I have no clue how to configure a Linux terninal (I use XFCE terminal, if it matters) for use of a specific font)

    ReplyDelete
    Replies
    1. If you see a number then indeed the last issue to solve is to get it to use a correct font.

      In the XFCE terminal you should have a advanced tab in the settings where you could select UTF-8.
      Also make sure LANG is set to a unicode locale: "export LANG=en_US.utf8"

      Delete
  4. "export LANG=en_US.utf8" did not change anything. UTF8 was already selected (from menu .. terminal .. encoding) for the terminal.

    I read some of criticism in SuSE Forums about 'native' OpenSuSE font support (mostly criticism of rendering quality, though). There should be a 3rd party repo available with better quality fonts for replacement of system fonts somewhere, as I understand.

    I have a VM with Fedora 22 as well. Will try it when I get time.

    ReplyDelete
  5. About Windows. I had tried tis on Windows 7 (my 'workhorse' machine). On a Win 10 (insider preview 10532) system it works fine in SQLyog using "Courier New" font for display. So recently and after Win7 Microsoft seem to have updated their system fonts to support emoji's but haven't backported this to Win7.

    I think we can claim the problem solved!

    ReplyDelete
  6. No luck in XFCE terminal in neither Fedora 21 nor 22. Same as in SuSE. The character is recognized
    , but the dolphin glyph does not display. Instead a square with a very small depiction inside of the HEX of the character byte sequence (as far as I can read it). Terminal encoding is UTF8.

    ReplyDelete
  7. And my absolutely last comment for now: no luck either in GNOME terminal on Fedora 21.

    @Daniël - I think you must have tweaked your system or terminal settings somehow to use a non-default font in the terminal?

    ReplyDelete
    Replies
    1. On Fedora 22 with xfce4-terminal and gnome-terminal with default font settings this works.

      The DOLPHIN character is in these fonts:
      Android Emoji
      Noto Color Emoji
      Symbola

      So install google-android-emoji-fonts google-noto-color-emoji-fonts gdouros-symbola-fonts and xfce4-terminal or gnome-terminal and it should work.

      Note that you might need to restart your terminal emulator to pickup the fonts.

      Delete
    2. Thanks!

      Wth google-android-emoji-fonts, google-noto-color-emoji-fonts and gdouros-symbola-fonts installed I finally see the dolphin in XFCE console in Fedora 22. :-)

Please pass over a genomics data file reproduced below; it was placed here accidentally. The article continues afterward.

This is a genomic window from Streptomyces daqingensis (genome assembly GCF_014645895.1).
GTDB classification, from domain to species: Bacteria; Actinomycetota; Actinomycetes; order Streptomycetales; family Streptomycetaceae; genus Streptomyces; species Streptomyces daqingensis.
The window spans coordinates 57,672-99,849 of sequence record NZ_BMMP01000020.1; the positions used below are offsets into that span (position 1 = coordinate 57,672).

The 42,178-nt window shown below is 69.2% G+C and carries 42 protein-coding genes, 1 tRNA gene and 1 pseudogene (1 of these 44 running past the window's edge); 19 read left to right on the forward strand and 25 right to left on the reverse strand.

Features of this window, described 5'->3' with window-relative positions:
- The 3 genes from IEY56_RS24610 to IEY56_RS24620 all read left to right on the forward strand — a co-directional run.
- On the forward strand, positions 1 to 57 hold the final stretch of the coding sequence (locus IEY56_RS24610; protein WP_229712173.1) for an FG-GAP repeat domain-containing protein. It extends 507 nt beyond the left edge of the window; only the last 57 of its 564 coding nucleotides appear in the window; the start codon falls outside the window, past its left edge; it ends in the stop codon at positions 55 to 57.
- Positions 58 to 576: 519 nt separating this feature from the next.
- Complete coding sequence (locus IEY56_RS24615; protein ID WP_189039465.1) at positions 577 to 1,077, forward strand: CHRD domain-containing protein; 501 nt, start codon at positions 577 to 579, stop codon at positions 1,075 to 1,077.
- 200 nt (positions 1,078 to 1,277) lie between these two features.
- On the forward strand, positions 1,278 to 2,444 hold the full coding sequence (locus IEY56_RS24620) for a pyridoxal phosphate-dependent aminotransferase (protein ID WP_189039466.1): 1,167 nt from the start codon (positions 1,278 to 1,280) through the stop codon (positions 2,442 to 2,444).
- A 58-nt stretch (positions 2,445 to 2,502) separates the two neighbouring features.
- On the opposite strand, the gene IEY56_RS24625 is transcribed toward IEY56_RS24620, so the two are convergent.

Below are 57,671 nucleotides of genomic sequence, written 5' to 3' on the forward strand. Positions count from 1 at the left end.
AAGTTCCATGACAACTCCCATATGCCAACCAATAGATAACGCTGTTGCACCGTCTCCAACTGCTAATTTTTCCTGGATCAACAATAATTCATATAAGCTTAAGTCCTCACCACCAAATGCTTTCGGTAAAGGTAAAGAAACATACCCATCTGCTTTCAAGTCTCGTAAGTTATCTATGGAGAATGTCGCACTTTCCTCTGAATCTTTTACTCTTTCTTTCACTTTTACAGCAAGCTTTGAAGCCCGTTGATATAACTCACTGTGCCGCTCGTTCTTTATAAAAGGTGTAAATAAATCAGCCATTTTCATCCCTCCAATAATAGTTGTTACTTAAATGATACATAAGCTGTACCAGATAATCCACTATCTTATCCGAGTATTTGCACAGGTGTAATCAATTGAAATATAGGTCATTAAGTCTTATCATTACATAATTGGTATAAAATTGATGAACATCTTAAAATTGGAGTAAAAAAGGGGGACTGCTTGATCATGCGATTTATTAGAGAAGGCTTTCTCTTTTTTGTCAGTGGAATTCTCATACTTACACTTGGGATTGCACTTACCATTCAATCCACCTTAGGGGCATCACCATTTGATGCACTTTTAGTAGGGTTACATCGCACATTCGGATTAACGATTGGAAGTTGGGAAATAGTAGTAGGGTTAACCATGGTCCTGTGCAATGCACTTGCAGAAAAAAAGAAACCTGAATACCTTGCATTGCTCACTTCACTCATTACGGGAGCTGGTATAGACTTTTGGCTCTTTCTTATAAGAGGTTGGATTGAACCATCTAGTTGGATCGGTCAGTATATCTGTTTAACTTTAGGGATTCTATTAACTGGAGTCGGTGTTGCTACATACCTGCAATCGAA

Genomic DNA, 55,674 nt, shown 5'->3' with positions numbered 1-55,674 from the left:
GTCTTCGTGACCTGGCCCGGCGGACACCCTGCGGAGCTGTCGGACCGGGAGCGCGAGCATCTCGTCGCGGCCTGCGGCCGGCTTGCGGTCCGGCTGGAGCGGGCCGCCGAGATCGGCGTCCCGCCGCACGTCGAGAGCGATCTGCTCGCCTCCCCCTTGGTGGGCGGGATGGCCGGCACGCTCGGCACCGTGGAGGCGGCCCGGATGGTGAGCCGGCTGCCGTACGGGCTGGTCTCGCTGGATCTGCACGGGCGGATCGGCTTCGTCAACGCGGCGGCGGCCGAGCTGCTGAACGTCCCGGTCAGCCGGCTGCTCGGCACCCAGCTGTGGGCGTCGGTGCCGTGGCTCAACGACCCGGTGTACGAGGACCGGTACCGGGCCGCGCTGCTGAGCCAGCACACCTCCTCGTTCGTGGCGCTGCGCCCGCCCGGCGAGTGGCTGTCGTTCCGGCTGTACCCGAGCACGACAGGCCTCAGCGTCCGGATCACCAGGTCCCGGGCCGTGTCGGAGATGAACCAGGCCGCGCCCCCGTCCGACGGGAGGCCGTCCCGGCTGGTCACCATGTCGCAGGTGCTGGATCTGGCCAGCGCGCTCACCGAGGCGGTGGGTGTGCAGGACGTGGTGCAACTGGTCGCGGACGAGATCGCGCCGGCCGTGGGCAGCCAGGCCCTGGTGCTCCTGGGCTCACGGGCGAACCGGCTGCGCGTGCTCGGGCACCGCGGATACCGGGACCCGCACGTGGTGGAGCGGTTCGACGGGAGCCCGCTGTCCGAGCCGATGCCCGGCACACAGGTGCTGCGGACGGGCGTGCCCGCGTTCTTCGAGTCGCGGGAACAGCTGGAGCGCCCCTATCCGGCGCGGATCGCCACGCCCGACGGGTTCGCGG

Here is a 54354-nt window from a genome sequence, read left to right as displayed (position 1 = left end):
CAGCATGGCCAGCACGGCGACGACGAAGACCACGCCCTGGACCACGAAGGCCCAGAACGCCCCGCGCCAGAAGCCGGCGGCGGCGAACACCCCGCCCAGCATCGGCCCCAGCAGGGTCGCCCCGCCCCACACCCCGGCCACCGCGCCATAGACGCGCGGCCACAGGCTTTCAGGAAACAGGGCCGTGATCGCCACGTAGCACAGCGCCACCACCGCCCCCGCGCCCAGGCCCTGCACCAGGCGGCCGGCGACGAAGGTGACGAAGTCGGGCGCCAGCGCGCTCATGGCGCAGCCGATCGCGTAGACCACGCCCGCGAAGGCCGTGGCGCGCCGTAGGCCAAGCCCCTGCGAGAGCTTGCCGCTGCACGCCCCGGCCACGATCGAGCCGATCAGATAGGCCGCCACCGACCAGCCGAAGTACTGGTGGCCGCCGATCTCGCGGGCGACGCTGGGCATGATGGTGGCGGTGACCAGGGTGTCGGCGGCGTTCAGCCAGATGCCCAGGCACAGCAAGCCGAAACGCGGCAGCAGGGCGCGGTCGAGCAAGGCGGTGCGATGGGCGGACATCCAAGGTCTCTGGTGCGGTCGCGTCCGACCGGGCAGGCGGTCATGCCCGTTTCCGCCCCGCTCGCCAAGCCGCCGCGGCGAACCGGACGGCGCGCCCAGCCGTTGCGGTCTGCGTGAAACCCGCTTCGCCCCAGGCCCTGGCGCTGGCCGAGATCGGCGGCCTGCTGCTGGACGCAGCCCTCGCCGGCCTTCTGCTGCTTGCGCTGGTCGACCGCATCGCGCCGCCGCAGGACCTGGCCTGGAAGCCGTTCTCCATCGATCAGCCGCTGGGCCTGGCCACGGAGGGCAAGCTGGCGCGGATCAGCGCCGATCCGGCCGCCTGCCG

Please don't takei t as a personal criticism, but I think you are careless elaborting the client environment and platforms where test cases from this blog will work. Your have oen something extraardinary (installing fonts that OS's won't install as default) and that should be listed.

      If I should rewrite, I would update it with this (and IMO none of it is trivial):

      0) on all platforms* "SET NAMES utf8mb4" for the connection before querying the database. ""SET NAMES utf8" will not handle emojis for instance.

      1) On Linux using 'mysql' client and MySQL Workbench (and posibly more native Linux clients)
      * ensure that your terminal uses UTF8 encoding.
      * ensure that fonts are installed supporting emojis display (such as google-noto-color-emoji-fonts, gdouros-symbola-fonts and gdouros-symbola-fonts on Fedora 22.(on other distros identical or similar fonts may be available with other names).

      2) On Windows using GUI clients
      * native(fonts on Windows 10 are supporting emojis. On Windows 7 and earler they don't . Uncertain about Win 8/8.1 at the moment. On a Windows system where native fonts don't support emojis you will need install a font that does and configure the client to use it for display. Same applies to Windows clients running in Wine on any *nix platform.
      * same applies to the unicode-enabled 'mysql' command line client shipped with MySQL Installer 5.6 or higher and pre-installed in the Windows start menu.This client interface is not avialable with MariaDB currently (but a 'mysql' client from Oracle will connect to MariaDB, obviously).
      * Not sure about Windows Powershell on the various WIndoys version where it is available.

      On Mac OS/X
      ** currently unknown **


      Modify, expand etc. this as you want just let this comment stand for itself. and let otherr eaders fill the holes.

      Delete
  8. If it's not too much trouble share more like that. emoticons meaning

    ReplyDelete